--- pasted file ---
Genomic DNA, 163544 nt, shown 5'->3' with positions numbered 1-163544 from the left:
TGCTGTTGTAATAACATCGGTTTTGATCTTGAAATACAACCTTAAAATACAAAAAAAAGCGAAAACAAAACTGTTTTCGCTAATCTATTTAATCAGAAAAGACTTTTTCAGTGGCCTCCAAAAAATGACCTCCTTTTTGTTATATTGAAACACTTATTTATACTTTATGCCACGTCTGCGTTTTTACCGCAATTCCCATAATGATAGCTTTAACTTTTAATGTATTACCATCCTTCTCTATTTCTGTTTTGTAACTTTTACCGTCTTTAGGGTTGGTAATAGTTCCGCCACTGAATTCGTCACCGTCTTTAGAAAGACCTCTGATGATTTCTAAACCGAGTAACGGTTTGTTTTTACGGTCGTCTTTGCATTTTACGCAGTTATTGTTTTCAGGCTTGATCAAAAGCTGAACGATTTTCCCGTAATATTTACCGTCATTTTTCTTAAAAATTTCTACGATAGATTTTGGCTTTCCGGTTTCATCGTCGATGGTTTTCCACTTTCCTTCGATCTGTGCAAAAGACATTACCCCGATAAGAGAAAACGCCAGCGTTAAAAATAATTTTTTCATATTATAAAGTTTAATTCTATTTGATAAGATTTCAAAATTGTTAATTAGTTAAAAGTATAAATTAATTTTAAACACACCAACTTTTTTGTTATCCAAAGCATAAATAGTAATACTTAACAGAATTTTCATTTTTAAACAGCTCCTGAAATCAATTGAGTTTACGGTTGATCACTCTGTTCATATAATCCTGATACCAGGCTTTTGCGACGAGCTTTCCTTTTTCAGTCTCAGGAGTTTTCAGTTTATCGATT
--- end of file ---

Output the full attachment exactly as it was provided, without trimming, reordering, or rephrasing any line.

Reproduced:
Genomic DNA, 163544 nt, shown 5'->3' with positions numbered 1-163544 from the left:
TGCTGTTGTAATAACATCGGTTTTGATCTTGAAATACAACCTTAAAATACAAAAAAAAGCGAAAACAAAACTGTTTTCGCTAATCTATTTAATCAGAAAAGACTTTTTCAGTGGCCTCCAAAAAATGACCTCCTTTTTGTTATATTGAAACACTTATTTATACTTTATGCCACGTCTGCGTTTTTACCGCAATTCCCATAATGATAGCTTTAACTTTTAATGTATTACCATCCTTCTCTATTTCTGTTTTGTAACTTTTACCGTCTTTAGGGTTGGTAATAGTTCCGCCACTGAATTCGTCACCGTCTTTAGAAAGACCTCTGATGATTTCTAAACCGAGTAACGGTTTGTTTTTACGGTCGTCTTTGCATTTTACGCAGTTATTGTTTTCAGGCTTGATCAAAAGCTGAACGATTTTCCCGTAATATTTACCGTCATTTTTCTTAAAAATTTCTACGATAGATTTTGGCTTTCCGGTTTCATCGTCGATGGTTTTCCACTTTCCTTCGATCTGTGCAAAAGACATTACCCCGATAAGAGAAAACGCCAGCGTTAAAAATAATTTTTTCATATTATAAAGTTTAATTCTATTTGATAAGATTTCAAAATTGTTAATTAGTTAAAAGTATAAATTAATTTTAAACACACCAACTTTTTTGTTATCCAAAGCATAAATAGTAATACTTAACAGAATTTTCATTTTTAAACAGCTCCTGAAATCAATTGAGTTTACGGTTGATCACTCTGTTCATATAATCCTGATACCAGGCTTTTGCGACGAGCTTTCCTTTTTCAGTCTCAGGAGTTTTCAGTTTATCGATT